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The Disgruntled Wife
by Barbara McPhail

Why must they always be fighting?
Why canít they stay at home?
The cold and the frost is biting.
Why must they always roam?

The Gordons, McDonalds, Clan Chattan,
The McIntosh, Campbells, McLeans?
Why must they always be fighting?
The Camerons, McGregors, McBeans?

Why must they always be fighting?
Why canít they mend the old wall?
Why arenít they doing the planting?
Why donít they come when I call?

Iím tired of spinning and knitting,
Of sitting alone by the fire.
Why must they always be fighting
Instead of attending the byre?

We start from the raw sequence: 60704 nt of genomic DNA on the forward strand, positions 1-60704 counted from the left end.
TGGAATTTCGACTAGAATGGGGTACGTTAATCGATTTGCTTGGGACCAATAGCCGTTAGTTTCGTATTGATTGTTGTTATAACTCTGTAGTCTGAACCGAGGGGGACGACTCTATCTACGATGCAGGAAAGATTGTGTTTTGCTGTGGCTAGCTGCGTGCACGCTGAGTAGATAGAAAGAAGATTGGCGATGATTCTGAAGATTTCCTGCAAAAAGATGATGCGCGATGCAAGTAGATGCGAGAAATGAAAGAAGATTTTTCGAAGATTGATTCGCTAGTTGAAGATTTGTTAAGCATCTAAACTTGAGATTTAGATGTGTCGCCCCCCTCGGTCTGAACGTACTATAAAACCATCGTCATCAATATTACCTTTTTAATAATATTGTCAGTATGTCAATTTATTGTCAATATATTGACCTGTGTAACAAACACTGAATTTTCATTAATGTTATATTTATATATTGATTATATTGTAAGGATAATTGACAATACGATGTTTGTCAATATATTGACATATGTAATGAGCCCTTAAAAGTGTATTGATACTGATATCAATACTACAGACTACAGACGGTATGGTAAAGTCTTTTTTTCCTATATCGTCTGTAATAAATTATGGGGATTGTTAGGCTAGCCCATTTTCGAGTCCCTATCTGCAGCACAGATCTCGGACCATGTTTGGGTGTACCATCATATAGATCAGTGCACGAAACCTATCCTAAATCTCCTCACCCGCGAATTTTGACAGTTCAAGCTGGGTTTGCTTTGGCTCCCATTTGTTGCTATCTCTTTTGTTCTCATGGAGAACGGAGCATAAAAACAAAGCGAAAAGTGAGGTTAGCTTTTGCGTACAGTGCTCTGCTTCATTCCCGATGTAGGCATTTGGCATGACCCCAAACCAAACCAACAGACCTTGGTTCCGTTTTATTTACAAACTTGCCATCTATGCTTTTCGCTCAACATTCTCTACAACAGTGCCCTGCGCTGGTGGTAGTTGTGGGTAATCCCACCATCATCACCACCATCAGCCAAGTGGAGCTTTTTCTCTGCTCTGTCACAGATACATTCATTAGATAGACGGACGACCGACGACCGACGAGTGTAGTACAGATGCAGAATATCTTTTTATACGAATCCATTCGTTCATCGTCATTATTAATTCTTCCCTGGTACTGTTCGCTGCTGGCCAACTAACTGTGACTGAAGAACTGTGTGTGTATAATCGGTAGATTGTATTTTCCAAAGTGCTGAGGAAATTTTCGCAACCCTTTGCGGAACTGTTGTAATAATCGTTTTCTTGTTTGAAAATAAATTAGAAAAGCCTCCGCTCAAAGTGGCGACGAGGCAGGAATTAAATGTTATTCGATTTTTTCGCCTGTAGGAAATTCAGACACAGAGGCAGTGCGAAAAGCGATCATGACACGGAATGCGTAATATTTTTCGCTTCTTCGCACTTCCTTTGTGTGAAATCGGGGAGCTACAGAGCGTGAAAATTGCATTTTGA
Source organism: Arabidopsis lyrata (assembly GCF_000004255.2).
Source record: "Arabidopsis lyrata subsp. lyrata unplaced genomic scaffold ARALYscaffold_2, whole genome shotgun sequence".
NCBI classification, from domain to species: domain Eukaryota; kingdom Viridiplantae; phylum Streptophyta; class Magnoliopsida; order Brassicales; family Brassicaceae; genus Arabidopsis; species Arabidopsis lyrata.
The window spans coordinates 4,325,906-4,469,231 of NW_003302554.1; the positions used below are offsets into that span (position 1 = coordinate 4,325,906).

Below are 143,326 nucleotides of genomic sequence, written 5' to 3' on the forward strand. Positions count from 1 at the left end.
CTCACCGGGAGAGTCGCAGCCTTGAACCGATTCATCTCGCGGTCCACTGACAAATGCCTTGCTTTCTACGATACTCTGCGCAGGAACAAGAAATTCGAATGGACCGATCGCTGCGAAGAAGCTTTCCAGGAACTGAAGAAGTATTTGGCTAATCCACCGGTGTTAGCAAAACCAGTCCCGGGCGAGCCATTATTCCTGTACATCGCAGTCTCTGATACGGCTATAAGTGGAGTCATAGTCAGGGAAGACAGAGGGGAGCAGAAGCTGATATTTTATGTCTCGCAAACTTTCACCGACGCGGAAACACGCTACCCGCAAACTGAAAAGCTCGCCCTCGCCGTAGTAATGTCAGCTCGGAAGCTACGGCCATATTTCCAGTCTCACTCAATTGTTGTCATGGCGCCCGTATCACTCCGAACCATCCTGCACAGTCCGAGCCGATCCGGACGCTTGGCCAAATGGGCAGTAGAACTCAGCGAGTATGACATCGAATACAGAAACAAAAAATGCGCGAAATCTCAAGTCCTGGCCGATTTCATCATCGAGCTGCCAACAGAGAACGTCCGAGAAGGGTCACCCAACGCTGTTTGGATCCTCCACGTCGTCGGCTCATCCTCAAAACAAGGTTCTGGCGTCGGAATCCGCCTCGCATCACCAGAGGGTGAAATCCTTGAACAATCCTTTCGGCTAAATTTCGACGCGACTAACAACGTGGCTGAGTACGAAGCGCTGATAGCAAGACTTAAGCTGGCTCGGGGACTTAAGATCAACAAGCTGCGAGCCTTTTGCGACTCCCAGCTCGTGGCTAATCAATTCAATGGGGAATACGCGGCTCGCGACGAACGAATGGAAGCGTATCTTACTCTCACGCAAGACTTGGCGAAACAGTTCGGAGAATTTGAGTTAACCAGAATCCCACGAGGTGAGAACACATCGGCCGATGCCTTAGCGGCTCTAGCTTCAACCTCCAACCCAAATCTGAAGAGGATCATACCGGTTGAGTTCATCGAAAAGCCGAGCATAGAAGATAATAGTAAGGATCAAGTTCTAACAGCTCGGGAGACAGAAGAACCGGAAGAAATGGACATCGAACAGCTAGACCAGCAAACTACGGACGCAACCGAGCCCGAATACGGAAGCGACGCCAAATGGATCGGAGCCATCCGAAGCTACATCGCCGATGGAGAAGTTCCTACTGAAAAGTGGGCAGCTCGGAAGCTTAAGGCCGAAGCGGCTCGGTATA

Lame Dougalís no use on the hillside,
At ninety heís nearly half dead,
Annieís no hand at the milking
And Willie has taken to bed.

When last my loved ones came home here
They didnít wait a minute to parley Ė
ďIíll remount my horse and re-set my course
And go now and fight for Prince Charlie!Ē

I know they think their cause righteous,
I know they must follow their chief,
But I wish they would all stop their fighting
And causing their countrymen grief.

The food store is all running low now,
Weíre living on nothing but oats.
We fear for our kith and our kindred
At the hands of the cruel Red Coats.

Iím tired of digging and hoeing,
Iím forced to do all of the work
While theyíre away killing each other
With musket and broadsword and dirk.    

Why must they always be fighting  -
My father, my husband, my brother,
If they are not here by December
Iím going back home to my mother!

Editor's Notes:  This poem by Ms. McPhail, of Wanganui, New Zealand was runner up for the 2003 Cameron Prize for Best Original Poem.